Panicking About Money?

It is the summer holidays and I have weeks of time to spare before I go back to University at the end of September. However, that is not always how it feels. The rush to save money before the next academic year kicks-in is stressful and has led me to worry about what I am going to do after Uni.

I have applied to an endless list of jobs, the majority of whom have not replied to me even to do the courtesy of rejecting my application. I now have a part-time job which offers me 12 hours of work a week which I feel really lucky to have because I know how desperate other people in my position are to get any job, no matter how little hours are offered to them. I remain frustrated though.

It feels like I did everything I could to stay afloat during school and college; I maintained good grades even when my mental health was failing and I struggled to leave the house. Now I am at University, studying for a degree which is challenging me academically, yet I am still an unappealing prospect to employers. It feels like so many people have A-Levels and have been to University that now having a good academic record is not impressive anymore, it is simply just expected.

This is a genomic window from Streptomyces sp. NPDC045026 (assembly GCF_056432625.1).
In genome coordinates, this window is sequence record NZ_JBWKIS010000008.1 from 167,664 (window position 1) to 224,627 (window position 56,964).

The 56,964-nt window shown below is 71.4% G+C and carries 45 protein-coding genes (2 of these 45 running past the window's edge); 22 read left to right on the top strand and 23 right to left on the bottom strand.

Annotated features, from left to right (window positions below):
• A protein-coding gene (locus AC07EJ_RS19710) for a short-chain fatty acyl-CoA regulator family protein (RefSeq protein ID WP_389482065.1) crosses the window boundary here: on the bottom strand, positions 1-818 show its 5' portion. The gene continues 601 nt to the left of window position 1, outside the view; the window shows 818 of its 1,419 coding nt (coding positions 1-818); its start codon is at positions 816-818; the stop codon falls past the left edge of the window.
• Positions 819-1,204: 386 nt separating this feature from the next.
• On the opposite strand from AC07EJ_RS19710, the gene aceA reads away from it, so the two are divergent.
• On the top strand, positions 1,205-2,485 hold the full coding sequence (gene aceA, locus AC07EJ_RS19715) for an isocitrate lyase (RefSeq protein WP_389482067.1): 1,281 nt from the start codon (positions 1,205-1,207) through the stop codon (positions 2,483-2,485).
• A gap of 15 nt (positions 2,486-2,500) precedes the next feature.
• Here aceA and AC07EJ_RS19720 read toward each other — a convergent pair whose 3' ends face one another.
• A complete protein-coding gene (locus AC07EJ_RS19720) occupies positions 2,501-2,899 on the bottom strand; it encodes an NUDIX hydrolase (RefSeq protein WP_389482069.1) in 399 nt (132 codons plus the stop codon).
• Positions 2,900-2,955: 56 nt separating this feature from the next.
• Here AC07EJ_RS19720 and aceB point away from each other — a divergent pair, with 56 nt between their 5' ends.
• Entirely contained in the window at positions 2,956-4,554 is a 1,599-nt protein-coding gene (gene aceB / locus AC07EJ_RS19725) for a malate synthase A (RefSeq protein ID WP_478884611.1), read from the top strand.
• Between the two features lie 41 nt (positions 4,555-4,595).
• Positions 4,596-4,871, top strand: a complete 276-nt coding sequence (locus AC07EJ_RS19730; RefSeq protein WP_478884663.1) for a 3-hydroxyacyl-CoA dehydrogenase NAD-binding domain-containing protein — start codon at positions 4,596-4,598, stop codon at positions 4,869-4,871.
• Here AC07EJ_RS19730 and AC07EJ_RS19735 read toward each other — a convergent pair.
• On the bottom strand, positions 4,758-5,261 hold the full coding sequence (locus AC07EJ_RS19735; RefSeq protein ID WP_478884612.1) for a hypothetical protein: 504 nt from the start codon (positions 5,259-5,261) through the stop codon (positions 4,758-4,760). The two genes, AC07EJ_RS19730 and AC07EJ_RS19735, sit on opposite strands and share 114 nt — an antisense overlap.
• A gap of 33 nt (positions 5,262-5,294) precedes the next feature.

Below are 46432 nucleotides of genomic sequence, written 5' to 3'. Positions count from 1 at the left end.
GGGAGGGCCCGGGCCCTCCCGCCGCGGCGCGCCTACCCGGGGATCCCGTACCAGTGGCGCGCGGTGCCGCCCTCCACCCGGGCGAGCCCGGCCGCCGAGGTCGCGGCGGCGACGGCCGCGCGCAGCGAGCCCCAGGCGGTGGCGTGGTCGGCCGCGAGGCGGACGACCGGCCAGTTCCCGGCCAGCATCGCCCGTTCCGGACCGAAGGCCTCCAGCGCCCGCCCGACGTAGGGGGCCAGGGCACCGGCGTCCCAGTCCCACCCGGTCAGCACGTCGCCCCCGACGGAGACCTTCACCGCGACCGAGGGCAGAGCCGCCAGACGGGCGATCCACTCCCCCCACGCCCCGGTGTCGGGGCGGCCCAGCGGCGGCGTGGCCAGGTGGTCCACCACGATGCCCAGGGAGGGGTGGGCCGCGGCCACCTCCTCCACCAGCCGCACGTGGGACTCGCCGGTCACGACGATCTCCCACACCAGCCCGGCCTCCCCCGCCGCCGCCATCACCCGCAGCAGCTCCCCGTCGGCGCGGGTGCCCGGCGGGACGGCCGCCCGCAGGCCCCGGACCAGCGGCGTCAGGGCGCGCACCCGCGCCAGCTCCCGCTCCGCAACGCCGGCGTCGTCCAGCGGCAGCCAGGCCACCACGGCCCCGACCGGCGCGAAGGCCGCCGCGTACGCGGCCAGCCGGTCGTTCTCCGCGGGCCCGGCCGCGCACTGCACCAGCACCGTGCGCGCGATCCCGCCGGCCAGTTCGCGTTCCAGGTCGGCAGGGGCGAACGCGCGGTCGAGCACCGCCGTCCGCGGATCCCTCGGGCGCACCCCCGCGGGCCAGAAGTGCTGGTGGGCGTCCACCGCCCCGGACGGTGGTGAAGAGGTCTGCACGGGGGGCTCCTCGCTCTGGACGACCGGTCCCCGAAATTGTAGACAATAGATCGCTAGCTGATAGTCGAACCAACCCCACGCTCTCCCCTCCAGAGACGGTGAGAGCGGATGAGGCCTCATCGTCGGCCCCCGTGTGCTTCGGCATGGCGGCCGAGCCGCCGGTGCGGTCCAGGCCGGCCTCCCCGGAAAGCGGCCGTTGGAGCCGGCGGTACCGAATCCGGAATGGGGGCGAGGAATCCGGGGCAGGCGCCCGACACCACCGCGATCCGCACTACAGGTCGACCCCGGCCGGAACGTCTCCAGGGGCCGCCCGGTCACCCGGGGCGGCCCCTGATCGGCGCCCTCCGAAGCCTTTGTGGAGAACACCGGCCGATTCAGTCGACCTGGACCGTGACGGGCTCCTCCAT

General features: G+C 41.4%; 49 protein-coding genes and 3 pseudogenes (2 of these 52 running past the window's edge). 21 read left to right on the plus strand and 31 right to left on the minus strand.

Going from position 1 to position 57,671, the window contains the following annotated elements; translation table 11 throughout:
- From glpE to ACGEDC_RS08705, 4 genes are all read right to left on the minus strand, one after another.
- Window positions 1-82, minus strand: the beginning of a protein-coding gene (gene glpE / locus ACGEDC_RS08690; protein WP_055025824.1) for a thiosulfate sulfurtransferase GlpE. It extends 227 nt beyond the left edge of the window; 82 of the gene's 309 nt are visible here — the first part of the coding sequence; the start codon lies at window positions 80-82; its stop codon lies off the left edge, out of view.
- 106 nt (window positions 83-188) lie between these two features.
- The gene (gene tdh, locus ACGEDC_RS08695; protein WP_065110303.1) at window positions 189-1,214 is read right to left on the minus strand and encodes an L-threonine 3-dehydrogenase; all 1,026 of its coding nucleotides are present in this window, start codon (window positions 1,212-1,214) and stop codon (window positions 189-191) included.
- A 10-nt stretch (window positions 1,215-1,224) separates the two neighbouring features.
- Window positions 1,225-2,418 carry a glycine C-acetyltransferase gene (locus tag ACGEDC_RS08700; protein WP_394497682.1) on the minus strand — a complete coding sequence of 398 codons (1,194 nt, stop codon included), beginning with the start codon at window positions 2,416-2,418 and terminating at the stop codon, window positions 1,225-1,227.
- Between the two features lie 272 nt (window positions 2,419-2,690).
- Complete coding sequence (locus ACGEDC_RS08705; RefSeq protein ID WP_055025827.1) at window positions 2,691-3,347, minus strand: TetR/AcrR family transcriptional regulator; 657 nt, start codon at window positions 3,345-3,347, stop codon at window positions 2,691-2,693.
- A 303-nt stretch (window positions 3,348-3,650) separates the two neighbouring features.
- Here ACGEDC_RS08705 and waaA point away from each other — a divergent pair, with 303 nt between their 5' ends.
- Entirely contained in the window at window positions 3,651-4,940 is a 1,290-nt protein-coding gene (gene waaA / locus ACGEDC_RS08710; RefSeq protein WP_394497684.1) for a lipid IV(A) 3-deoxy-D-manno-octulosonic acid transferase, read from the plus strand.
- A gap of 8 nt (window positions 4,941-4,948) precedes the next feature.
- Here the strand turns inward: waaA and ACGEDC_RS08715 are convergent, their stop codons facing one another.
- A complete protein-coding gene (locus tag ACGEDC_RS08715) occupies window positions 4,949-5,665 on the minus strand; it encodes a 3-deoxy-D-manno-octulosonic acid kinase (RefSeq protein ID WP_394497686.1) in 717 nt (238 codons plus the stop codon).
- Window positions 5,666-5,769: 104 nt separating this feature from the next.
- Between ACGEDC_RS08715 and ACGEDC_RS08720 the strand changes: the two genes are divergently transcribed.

My CV looks bare because throughout my years of school and college, I was struggling with my mental health. It was achievement enough for me to even attend classes let alone take on extracurriculars. However, to employers I look like someone who has not tried to engage enough and does not have any interests because they can’t see the fact that I went through copious sessions of counselling to try and enable me to get through school and inch towards being able to join clubs and societies. To them I am a statistic rather than a person.

In the end, I have had to look at what I really want from life. Do I want to prioritise money over my mental health and happiness? No. Do I want to allow an employers’ view of me to dictate my self-worth and confidence? No. Do I want to let myself dwell in my own self-pity? No, I have seen before where this can lead me and it is somewhere I do not want to return to. 

Essentially, I am learning that things often do not work out how we envision them. You may visualise your ideal situation and put all of your energies into achieving that state of mind and being only to find yourself unable to get there. I am learning to accept that this is ok. When these things happen and you don’t get to where you want to be, often this is for a reason and you can learn so much more from the unexpected results you alight upon in comparison to the place you imagined you would be in. I would not have learnt the power of acceptance if things had worked out the way I originally wanted them to. I have built-up my emotional strength as the tides of disappointment and rejection have arrived at my feet. I have learnt that I should not give other people, especially people I have never met, the power to define your own self-worth.

If you are struggling with something similar or feel like you have ‘failed’ at something recently, here are some helpful resources on how to deal with your experiences:

Five Ways To Make Peace With Failure – Forbes

How To Deal With Stress – Mind

How To Increase Your Self-Esteem – Mind

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